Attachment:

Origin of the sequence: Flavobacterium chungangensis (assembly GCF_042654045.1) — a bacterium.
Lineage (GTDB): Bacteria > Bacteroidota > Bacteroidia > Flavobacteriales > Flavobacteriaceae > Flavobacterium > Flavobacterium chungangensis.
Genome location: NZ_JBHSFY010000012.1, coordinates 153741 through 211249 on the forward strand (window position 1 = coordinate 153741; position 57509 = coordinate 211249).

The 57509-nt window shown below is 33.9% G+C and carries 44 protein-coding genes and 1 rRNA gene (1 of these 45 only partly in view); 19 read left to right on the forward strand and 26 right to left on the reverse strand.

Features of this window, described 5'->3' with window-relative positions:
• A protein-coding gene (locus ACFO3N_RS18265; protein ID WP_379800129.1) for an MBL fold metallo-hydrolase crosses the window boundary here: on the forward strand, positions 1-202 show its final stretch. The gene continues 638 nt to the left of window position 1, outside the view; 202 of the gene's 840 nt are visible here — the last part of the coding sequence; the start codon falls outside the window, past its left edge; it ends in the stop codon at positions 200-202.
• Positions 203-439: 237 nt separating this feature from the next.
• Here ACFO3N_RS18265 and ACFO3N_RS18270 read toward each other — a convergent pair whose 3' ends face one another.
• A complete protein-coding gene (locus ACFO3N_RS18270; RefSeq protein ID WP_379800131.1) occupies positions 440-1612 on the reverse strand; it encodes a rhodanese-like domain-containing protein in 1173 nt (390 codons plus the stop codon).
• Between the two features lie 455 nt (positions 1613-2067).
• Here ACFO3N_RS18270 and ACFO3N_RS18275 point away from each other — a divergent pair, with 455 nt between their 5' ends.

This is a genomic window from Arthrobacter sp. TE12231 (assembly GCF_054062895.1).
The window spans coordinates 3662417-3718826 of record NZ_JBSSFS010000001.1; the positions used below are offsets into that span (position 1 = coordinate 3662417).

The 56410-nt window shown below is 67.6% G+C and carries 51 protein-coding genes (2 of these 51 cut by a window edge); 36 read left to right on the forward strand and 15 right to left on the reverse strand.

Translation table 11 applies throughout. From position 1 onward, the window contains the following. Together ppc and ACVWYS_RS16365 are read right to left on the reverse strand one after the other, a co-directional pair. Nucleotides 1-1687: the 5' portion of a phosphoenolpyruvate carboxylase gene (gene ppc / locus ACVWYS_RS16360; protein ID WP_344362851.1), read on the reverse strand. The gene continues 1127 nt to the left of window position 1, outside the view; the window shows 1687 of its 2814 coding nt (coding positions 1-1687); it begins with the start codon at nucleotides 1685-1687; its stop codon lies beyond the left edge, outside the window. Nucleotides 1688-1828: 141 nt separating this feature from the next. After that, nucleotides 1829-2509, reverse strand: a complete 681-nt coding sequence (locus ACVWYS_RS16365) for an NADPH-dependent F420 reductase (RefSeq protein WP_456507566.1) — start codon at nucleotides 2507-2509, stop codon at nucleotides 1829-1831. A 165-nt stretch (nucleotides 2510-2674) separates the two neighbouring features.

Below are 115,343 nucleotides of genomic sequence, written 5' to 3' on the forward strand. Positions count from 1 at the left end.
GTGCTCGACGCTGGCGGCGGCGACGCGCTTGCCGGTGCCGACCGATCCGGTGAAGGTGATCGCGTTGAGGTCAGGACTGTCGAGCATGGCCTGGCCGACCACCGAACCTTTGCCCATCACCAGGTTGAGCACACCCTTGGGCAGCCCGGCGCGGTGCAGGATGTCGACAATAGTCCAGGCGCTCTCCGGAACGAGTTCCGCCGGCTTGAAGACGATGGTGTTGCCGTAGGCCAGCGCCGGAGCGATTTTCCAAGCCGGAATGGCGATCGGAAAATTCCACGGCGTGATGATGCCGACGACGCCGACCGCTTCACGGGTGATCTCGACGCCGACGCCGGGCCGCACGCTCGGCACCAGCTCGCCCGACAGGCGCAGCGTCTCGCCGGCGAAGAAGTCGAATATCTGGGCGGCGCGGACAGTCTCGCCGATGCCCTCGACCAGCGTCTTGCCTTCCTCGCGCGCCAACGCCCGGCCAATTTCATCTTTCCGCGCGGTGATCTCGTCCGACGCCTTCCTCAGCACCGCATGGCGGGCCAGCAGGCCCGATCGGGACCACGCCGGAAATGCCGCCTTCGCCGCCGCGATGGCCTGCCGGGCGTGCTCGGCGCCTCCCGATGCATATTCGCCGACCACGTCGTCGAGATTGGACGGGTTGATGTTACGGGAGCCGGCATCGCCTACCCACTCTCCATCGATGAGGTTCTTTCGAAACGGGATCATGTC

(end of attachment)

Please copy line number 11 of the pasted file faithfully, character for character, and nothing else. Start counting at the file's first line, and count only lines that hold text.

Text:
• Here ACFO3N_RS18270 and ACFO3N_RS18275 point away from each other — a divergent pair, with 455 nt between their 5' ends.